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Rough stuff: More than half of Phuket's accommodation is illegitimate

Shock Phuket Figures Show 'Non-Legal' Tourism

Wednesday, September 8, 2010
News Analysis

THE SCALE of just one segment of Phuket's lawlessness was revealed today in figures disclosing that more than half of Phuket's accommodation is, in effect, not fully legal.

And the still-growing official Phuket tally of 702 hotels, resorts and guesthouses, comprising 42,684 rooms, demonstrates plainly why the number of tourists to Phuket may be increasing, but there are an even faster-increasing number of establishments squabbling for the extra pie.

The extraordinary total of 61.12 percent - or 429 establishments - that do not have complete legal standing affects the potential tax income that the island hopes to derive to provide such services as lifeguards and the protection of the island's environment from illegal blue pipes running into canals or the Andaman Sea.

How can an island with hopes of establishing and maintaining an international reputation for quality tourism get itself into such a fine mess? That question wasn't asked, or answered today.

But at least the meeting of representatives from Phuket's local authorities, the Hotels Association, Phuket Provincial Hall officials, the Natural Resources and the Environment Department and the Thai Hotels Association clarified the scale of the problem.

Vice Governor Niwit Aroonrat, who chaired the gathering at the Phuket Merlin Hotel in Phuket City, raised the issue of whether there should be an amnesty to regularise the situation. He will head a special committee to investigate the matter further.

Here are the official Provincial Hall figures:

Total Phuket accommodation establishments: 702
Total Phuket number of rooms: 42,684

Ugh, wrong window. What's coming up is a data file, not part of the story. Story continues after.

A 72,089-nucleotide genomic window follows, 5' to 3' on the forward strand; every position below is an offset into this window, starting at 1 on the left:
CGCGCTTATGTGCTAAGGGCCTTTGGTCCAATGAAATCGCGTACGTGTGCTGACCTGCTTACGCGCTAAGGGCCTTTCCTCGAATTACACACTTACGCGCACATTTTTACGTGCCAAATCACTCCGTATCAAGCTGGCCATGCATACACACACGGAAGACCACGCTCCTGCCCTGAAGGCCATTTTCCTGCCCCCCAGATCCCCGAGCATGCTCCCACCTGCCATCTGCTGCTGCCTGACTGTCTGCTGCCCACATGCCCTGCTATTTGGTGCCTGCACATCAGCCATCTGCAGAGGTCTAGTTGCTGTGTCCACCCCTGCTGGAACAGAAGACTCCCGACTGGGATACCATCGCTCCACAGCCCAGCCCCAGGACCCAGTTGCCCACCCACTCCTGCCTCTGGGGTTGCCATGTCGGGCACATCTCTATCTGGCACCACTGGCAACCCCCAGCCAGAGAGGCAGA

Total Phuket establishments with all permits: 273 (38.89 percent)
Establishments without permission: 429, 13,712 rooms (51.12 percent)

Total: 310 establishments, 19,099 rooms
With permits: 140, 12,856 rooms
Without permits: 170, 6243 rooms

KATHU, including Patong
Total: 317 establishments, 18,544 rooms
With permits: 88, 11,275 rooms
Without permits: 229, 7269 rooms

Total: 75 establishments, 5041 rooms
With permits: 45, 4841 rooms
Without permits: 30, 200 rooms
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Comments have been disabled for this article.


If it was only in the hotel industry, it would fine, but unfortunately it is the same problem with the too many undeclared and illegal businesses such as in the diving industry, boating charter, motor and car rental businesses, illegal tour guides and the list is so long that we may say that most of Phuket residents, Thais and foreigners alike are dealing business in complete illegality with Thai laws.

Unfortunately that had happen because greedy corrupt civil servants close their eyes and blame others. By the way, those properly declared and paying full taxes are the losers since too long time.

Posted by Whistle-Blower on September 8, 2010 20:23


and I suppose all these unregulated establishments do not adhere to fire safety regulations and the like, they should really just be closed until they get the correct regulations and now is the time to do it before the high season kicks in, No amnesty just do it, another grey area where tourist lives could be at risk through lack of regulation.

Posted by Michael on September 8, 2010 21:23


I wonder exactly what they mean by 'permits'. Is that something that is issued by the Thai Hotels Association?

If so, then they have engineered this situation themselves.

When I built/opened a small hotel (10 rooms) in 2006, I obtained the necessary restaurant licence, alcohol/cigarette licences and OrBorTor approvals etc etc.

When I approached the Thai Hotels Association to register with them, they refused, saying that the hotel didn't have enough rooms to allow registration.

So we operated (and continue to operate) the business in full accordance with OrBorTor rules, company tax/employee/social security contribution rules, guest registration with immigration etc, but could never persuade the Hotels Association to accept our registration.

I assume this is also the situation with many other small hotels and guesthouses.

As far as I am concerned, we are operating 100% legally, but the Thai Hotels Association seem unwilling to accept registration by smaller establishments such as ourselves.

Posted by Simon Luttrell on September 9, 2010 10:20


51%? 51% ? Unacceptable ! Yet I can't buy a wireless aircard without a work permit.
Phuket is a train out of control and heading for a curve.

Posted by Ripley on September 9, 2010 18:06


One question which has been bothering me for a long time. Are the patrons of these hotel/guest houses insured? In fact, is anyone who occupies any accommodation here insured?

Posted by Sudo Nim on September 14, 2010 14:47

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